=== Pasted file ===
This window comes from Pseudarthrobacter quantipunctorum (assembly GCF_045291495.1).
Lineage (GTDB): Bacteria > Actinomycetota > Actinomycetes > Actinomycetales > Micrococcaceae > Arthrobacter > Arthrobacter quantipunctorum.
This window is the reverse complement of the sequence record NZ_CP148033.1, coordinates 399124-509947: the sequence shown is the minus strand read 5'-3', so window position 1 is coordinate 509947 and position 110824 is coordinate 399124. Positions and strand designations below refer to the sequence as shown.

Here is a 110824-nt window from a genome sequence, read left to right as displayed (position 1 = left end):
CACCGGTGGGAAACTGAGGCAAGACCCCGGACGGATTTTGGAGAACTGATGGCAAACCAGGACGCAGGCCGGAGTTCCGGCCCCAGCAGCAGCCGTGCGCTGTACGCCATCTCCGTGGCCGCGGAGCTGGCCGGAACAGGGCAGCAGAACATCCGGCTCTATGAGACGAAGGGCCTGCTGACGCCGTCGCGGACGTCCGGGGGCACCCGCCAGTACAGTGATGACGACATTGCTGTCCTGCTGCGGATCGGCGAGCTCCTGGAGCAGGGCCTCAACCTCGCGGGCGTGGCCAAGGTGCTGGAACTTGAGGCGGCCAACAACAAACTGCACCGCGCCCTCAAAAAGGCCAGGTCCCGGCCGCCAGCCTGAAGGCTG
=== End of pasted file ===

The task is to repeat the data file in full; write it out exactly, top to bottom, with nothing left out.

This window comes from Pseudarthrobacter quantipunctorum (assembly GCF_045291495.1).
Lineage (GTDB): Bacteria > Actinomycetota > Actinomycetes > Actinomycetales > Micrococcaceae > Arthrobacter > Arthrobacter quantipunctorum.
This window is the reverse complement of the sequence record NZ_CP148033.1, coordinates 399124-509947: the sequence shown is the minus strand read 5'-3', so window position 1 is coordinate 509947 and position 110824 is coordinate 399124. Positions and strand designations below refer to the sequence as shown.

Here is a 110824-nt window from a genome sequence, read left to right as displayed (position 1 = left end):
CACCGGTGGGAAACTGAGGCAAGACCCCGGACGGATTTTGGAGAACTGATGGCAAACCAGGACGCAGGCCGGAGTTCCGGCCCCAGCAGCAGCCGTGCGCTGTACGCCATCTCCGTGGCCGCGGAGCTGGCCGGAACAGGGCAGCAGAACATCCGGCTCTATGAGACGAAGGGCCTGCTGACGCCGTCGCGGACGTCCGGGGGCACCCGCCAGTACAGTGATGACGACATTGCTGTCCTGCTGCGGATCGGCGAGCTCCTGGAGCAGGGCCTCAACCTCGCGGGCGTGGCCAAGGTGCTGGAACTTGAGGCGGCCAACAACAAACTGCACCGCGCCCTCAAAAAGGCCAGGTCCCGGCCGCCAGCCTGAAGGCTG